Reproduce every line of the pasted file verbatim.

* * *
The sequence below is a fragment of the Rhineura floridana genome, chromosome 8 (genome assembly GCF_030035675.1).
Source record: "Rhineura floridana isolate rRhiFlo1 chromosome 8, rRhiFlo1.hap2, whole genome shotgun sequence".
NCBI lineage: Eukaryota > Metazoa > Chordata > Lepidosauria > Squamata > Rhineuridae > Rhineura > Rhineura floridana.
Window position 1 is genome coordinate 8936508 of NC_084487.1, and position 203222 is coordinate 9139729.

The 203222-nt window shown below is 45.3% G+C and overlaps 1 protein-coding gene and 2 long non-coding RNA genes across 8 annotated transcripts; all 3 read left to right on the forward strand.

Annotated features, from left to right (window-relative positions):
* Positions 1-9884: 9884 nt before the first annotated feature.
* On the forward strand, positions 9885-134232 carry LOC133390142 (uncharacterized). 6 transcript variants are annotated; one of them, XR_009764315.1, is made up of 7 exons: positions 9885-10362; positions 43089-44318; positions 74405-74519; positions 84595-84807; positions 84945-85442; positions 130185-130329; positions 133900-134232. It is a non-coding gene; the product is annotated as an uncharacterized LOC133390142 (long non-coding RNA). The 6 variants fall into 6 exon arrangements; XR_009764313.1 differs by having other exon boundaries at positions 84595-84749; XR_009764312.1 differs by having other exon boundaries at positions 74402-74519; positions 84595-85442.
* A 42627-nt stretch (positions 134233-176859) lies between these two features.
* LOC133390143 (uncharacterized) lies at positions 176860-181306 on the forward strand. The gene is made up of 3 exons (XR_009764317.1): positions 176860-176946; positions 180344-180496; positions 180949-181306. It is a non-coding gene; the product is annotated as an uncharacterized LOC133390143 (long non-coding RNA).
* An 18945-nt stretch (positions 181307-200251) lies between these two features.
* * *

The sequence below is a fragment of the Rhineura floridana genome, chromosome 8 (genome assembly GCF_030035675.1).
Source record: "Rhineura floridana isolate rRhiFlo1 chromosome 8, rRhiFlo1.hap2, whole genome shotgun sequence".
NCBI lineage: Eukaryota > Metazoa > Chordata > Lepidosauria > Squamata > Rhineuridae > Rhineura > Rhineura floridana.
Window position 1 is genome coordinate 8936508 of NC_084487.1, and position 203222 is coordinate 9139729.

The 203222-nt window shown below is 45.3% G+C and overlaps 1 protein-coding gene and 2 long non-coding RNA genes across 8 annotated transcripts; all 3 read left to right on the forward strand.

Annotated features, from left to right (window-relative positions):
* Positions 1-9884: 9884 nt before the first annotated feature.
* On the forward strand, positions 9885-134232 carry LOC133390142 (uncharacterized). 6 transcript variants are annotated; one of them, XR_009764315.1, is made up of 7 exons: positions 9885-10362; positions 43089-44318; positions 74405-74519; positions 84595-84807; positions 84945-85442; positions 130185-130329; positions 133900-134232. It is a non-coding gene; the product is annotated as an uncharacterized LOC133390142 (long non-coding RNA). The 6 variants fall into 6 exon arrangements; XR_009764313.1 differs by having other exon boundaries at positions 84595-84749; XR_009764312.1 differs by having other exon boundaries at positions 74402-74519; positions 84595-85442.
* A 42627-nt stretch (positions 134233-176859) lies between these two features.
* LOC133390143 (uncharacterized) lies at positions 176860-181306 on the forward strand. The gene is made up of 3 exons (XR_009764317.1): positions 176860-176946; positions 180344-180496; positions 180949-181306. It is a non-coding gene; the product is annotated as an uncharacterized LOC133390143 (long non-coding RNA).
* An 18945-nt stretch (positions 181307-200251) lies between these two features.